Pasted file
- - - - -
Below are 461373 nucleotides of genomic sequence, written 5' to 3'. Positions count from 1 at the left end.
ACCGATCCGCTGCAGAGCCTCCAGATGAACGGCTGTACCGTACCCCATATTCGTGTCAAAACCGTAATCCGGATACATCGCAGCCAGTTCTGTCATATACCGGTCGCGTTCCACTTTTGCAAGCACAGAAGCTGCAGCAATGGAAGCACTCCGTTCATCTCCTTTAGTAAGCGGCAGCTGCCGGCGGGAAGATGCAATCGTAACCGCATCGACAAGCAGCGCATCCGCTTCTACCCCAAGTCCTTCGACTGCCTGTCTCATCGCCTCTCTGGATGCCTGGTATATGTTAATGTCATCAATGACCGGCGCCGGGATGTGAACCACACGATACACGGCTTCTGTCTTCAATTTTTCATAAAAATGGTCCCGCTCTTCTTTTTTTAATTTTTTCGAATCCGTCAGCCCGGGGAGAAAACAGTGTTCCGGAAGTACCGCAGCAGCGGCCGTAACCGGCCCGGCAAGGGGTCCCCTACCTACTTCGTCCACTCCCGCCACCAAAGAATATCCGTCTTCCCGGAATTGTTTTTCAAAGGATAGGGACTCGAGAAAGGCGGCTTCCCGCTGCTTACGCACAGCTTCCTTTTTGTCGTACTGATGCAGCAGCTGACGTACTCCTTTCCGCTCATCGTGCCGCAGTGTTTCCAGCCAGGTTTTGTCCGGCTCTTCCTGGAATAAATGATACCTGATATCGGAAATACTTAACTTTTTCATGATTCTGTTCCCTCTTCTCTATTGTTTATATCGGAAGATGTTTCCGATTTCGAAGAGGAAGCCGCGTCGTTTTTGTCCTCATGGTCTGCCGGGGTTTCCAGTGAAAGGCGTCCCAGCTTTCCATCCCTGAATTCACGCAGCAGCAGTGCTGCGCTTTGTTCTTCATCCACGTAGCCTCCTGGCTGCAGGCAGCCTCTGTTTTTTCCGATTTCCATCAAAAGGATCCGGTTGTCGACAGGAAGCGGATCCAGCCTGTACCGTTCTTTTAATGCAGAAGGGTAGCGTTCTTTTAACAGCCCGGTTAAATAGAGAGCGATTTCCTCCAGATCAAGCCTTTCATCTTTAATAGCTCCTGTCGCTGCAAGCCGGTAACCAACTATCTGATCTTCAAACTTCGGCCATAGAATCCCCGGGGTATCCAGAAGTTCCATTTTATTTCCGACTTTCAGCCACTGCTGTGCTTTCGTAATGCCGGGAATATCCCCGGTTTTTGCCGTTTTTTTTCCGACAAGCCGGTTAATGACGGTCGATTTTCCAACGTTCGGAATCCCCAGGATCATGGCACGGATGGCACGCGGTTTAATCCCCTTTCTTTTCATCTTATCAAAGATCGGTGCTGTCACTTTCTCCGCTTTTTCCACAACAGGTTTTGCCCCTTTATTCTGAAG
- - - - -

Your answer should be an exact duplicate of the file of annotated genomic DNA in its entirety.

Below are 461373 nucleotides of genomic sequence, written 5' to 3'. Positions count from 1 at the left end.
ACCGATCCGCTGCAGAGCCTCCAGATGAACGGCTGTACCGTACCCCATATTCGTGTCAAAACCGTAATCCGGATACATCGCAGCCAGTTCTGTCATATACCGGTCGCGTTCCACTTTTGCAAGCACAGAAGCTGCAGCAATGGAAGCACTCCGTTCATCTCCTTTAGTAAGCGGCAGCTGCCGGCGGGAAGATGCAATCGTAACCGCATCGACAAGCAGCGCATCCGCTTCTACCCCAAGTCCTTCGACTGCCTGTCTCATCGCCTCTCTGGATGCCTGGTATATGTTAATGTCATCAATGACCGGCGCCGGGATGTGAACCACACGATACACGGCTTCTGTCTTCAATTTTTCATAAAAATGGTCCCGCTCTTCTTTTTTTAATTTTTTCGAATCCGTCAGCCCGGGGAGAAAACAGTGTTCCGGAAGTACCGCAGCAGCGGCCGTAACCGGCCCGGCAAGGGGTCCCCTACCTACTTCGTCCACTCCCGCCACCAAAGAATATCCGTCTTCCCGGAATTGTTTTTCAAAGGATAGGGACTCGAGAAAGGCGGCTTCCCGCTGCTTACGCACAGCTTCCTTTTTGTCGTACTGATGCAGCAGCTGACGTACTCCTTTCCGCTCATCGTGCCGCAGTGTTTCCAGCCAGGTTTTGTCCGGCTCTTCCTGGAATAAATGATACCTGATATCGGAAATACTTAACTTTTTCATGATTCTGTTCCCTCTTCTCTATTGTTTATATCGGAAGATGTTTCCGATTTCGAAGAGGAAGCCGCGTCGTTTTTGTCCTCATGGTCTGCCGGGGTTTCCAGTGAAAGGCGTCCCAGCTTTCCATCCCTGAATTCACGCAGCAGCAGTGCTGCGCTTTGTTCTTCATCCACGTAGCCTCCTGGCTGCAGGCAGCCTCTGTTTTTTCCGATTTCCATCAAAAGGATCCGGTTGTCGACAGGAAGCGGATCCAGCCTGTACCGTTCTTTTAATGCAGAAGGGTAGCGTTCTTTTAACAGCCCGGTTAAATAGAGAGCGATTTCCTCCAGATCAAGCCTTTCATCTTTAATAGCTCCTGTCGCTGCAAGCCGGTAACCAACTATCTGATCTTCAAACTTCGGCCATAGAATCCCCGGGGTATCCAGAAGTTCCATTTTATTTCCGACTTTCAGCCACTGCTGTGCTTTCGTAATGCCGGGAATATCCCCGGTTTTTGCCGTTTTTTTTCCGACAAGCCGGTTAATGACGGTCGATTTTCCAACGTTCGGAATCCCCAGGATCATGGCACGGATGGCACGCGGTTTAATCCCCTTTCTTTTCATCTTATCAAAGATCGGTGCTGTCACTTTCTCCGCTTTTTCCACAACAGGTTTTGCCCCTTTATTCTGAAG